I think it made the rolling road setup easier to change curves whenever you need,mine has 2 maps you can switch between if you want for different driving styles.

(economy or big right foot).

Vitesse has an electronic tacho and matching speedo from Speedy cables.

Herald, i just bought a small cheap rev counter off e bay that runs off the  coil,it sits in front of the original speaker on the tunnel. 

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52 minutes ago, Steve P said:

 

Herald, i just bought a small cheap rev counter off e bay that runs off the  coil,it sits in front of the original speaker on the tunnel. 

OOOOHHH, something for me to look up on the webby thingy when I have a gap between cups of tea 

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With regards to my earlier post, I have a 1500 standard spitfire. Used extensively, including trips to the south of France.

I have attached the 123 ignition curve I have programmed.  This was copied and adjusted from a Mega-jolt map posted on the web for a 1500 spitfire. 

I know lot's of you will look at it and say, "way too much advance" but it runs really sweetly. Lucas sports coil and 35 thou NGK plug gaps. Having installed the 123 I checked the timing at 2000 rpm and adjust to the ignition point I have for that in the curve. That process ensures greater accuracy. I have a programable strobe. 

You could experiment with weights and springs in a conventional dizzy to get a similar shape, but as said earlier it will be a best average. 

 

 

 

 

ED89F120-74C8-4971-B4CF-157C25746A5E_1_105_c.jpeg

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19 hours ago, clive said:

If you want a excellent lucas distributer, go to the distributer doctor. Far more expensive than a new repro, far superior product. He sets up te curve to your specification. And will ONLY fit aldon/pertronix modules. (accuspark etc have a high failure rate, but are so cheap from china they just replace under warranty. I found them at $1 each, but had to buy minimum 1000. That was about 5 years ago)

Then you get to proper programmable ignition. It can transform the torque curve of a car, and give much better fuel consumption too. The best solution is to use a signal from the crankshaft, like all modern cars. However, the 123 option is almost as good, and I know many people using them in Triumphs to great effect.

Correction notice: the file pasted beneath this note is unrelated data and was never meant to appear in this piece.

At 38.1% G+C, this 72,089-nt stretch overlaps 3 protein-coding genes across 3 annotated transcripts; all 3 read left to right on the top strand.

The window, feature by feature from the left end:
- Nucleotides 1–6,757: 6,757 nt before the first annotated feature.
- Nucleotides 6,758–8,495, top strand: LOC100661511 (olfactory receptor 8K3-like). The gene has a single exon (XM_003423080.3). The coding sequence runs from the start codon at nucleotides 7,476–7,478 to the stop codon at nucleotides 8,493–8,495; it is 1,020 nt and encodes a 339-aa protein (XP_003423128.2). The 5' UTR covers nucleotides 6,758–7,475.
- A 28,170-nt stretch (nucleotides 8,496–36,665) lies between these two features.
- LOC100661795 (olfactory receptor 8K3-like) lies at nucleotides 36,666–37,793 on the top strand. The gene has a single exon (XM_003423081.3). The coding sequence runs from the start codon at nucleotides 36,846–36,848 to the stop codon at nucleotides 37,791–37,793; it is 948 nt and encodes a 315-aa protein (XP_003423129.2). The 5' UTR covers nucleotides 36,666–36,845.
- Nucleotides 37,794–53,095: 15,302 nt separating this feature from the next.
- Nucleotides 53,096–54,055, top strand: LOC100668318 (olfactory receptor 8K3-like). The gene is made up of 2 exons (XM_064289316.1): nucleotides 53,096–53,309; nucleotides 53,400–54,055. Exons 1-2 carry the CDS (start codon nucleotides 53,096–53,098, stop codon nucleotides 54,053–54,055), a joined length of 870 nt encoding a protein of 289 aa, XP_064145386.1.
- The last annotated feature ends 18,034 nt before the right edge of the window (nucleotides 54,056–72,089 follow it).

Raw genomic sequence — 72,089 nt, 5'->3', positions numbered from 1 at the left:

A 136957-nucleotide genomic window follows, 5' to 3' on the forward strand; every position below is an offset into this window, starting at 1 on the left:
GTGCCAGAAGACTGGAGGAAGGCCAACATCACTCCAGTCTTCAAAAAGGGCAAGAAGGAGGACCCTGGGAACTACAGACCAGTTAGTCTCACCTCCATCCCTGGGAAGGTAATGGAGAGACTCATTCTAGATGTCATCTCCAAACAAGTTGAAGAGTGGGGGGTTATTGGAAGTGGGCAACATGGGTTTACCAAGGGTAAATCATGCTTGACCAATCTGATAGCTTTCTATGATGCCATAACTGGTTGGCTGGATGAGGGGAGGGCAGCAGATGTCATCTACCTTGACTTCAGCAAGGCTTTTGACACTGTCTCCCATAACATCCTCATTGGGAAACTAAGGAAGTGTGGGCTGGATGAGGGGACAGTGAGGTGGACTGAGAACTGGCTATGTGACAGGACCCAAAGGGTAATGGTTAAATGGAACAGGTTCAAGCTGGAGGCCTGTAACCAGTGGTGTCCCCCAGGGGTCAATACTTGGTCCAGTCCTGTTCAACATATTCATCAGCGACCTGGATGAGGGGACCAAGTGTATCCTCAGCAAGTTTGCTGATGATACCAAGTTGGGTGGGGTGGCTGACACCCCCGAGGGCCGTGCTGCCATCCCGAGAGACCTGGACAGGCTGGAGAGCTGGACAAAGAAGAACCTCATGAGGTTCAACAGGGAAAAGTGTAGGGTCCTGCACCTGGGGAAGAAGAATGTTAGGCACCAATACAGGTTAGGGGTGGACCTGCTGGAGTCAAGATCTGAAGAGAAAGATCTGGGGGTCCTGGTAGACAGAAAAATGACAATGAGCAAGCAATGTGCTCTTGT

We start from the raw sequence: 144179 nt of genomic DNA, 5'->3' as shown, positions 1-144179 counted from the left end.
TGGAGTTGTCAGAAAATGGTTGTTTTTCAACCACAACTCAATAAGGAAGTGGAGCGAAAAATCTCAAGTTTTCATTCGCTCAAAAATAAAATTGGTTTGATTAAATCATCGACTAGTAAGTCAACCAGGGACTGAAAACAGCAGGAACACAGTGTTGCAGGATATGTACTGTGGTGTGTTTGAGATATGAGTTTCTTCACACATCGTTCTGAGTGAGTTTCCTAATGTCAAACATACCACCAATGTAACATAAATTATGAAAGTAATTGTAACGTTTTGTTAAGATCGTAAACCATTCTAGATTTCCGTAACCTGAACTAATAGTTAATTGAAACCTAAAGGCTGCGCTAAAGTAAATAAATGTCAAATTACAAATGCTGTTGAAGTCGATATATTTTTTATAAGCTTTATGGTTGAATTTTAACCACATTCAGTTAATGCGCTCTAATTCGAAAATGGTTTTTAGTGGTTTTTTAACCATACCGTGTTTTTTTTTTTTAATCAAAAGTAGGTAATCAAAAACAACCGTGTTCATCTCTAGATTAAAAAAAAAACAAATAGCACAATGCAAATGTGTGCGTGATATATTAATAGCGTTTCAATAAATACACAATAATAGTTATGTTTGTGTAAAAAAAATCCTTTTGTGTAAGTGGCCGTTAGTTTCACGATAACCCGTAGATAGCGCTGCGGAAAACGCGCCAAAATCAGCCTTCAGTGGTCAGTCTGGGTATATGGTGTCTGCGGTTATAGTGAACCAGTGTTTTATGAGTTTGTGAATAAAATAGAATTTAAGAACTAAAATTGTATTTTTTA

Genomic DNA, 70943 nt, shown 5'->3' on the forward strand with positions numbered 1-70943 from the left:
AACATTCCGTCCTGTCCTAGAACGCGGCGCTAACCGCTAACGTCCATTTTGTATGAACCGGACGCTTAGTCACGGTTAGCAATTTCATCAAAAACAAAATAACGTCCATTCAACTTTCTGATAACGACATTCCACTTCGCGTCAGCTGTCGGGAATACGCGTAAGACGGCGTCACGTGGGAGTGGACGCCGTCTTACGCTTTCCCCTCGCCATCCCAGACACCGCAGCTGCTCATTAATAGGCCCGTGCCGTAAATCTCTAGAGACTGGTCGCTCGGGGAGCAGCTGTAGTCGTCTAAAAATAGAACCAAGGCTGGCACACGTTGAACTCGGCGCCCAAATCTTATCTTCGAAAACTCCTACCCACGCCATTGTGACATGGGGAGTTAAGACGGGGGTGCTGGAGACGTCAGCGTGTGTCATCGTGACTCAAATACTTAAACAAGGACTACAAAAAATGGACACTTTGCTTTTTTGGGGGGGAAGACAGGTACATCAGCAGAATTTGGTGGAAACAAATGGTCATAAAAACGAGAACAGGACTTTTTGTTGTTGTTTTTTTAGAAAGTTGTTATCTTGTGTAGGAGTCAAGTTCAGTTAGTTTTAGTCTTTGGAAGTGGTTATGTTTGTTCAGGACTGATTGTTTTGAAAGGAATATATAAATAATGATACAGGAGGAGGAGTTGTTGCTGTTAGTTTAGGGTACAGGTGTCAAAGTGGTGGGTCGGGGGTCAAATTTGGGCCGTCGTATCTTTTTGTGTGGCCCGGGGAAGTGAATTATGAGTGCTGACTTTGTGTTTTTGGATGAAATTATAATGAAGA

If you go down that route, you can have a rev counter converted to electronic. 

It all depends on what you want. Ultimate solution is megajolt (or squirt, and use just ignition)

Next best would be 123. Then aldon/pertronix in a properly reconditioned/set up distributer. These are the simple solutions.

 

Thanks for this!

I'm torn between the 123 or getting the dizzy rebuilt by the distributor doctor. A basic calculation show that the 123 option will be over 2X costlier than the Doctor's rebuild, especially if the ~£200 conversion of the tachometer is factored in

Would the difference in mid range drivability/ efficiency be noticeable between these two options? I ask as reliability (install and forget), quality and drivability are far more important to me than cost. The car is driven 3K miles a year, so not a garage queen but also not a daily driver. 

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4 hours ago, avivalasvegas said:

Thanks for this!

I'm torn between the 123 or getting the dizzy rebuilt by the distributor doctor. A basic calculation show that the 123 option will be over 2X costlier than the Doctor's rebuild, especially if the ~£200 conversion of the tachometer is factored in

Would the difference in mid range drivability/ efficiency be noticeable between these two options? I ask as reliability (install and forget), quality and drivability are far more important to me than cost. The car is driven 3K miles a year, so not a garage queen but also not a daily driver. 

Gut feeling is that the 123 may be a little better, but probably not enough to justify the difference. Also remember te 123 will take some effort to tune, which requires either a rolling road or somebody(you?) who can tune "by the seat of their pants" and feel what is making improvements. The best place to start with such tuning is copying the factory advance curve, but with programmable you can give it more advance as the timing will be more accurate.

On the downside, DD only does Lucas I believe. If you car has the original Delco, try H+H who also have a good reputation. The other option is to get a Lucas unit from a mk2 vitesse, I expect DD and H+H can supply a new or recon one. It is a direct swap, though something tells me th edizzy pedestal is also different, but that should be easy to source and simple. 

In teh good old days I would pick up a mk2 vitesse dizzy at an autojumble, get a set of assorted springs from Triumphtune and fiddle on a saturday to get it sorted. Still possible, but good used stuff is so much harder to find now.

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I fitted "electronic" ignition to the Vittesse in the 1980`s. (so long back I cannot remember who`s) It did improve starting, and If I recall less ignition "drift" due to wear etc; (Mrs P was using it as her commuter). It became more reliable, definitely. I havent checked properly, but I think the 13/60 engine came with a unit fitted. something to look at later. For the type/volume of motoring I anticipate, I doubt if going too sophisticated (expensive) would be cost effective though. For some obscure reason I also recall that using a low voltage ballast resister Coil was Not advised?, but cannot think why offhand?.

Pete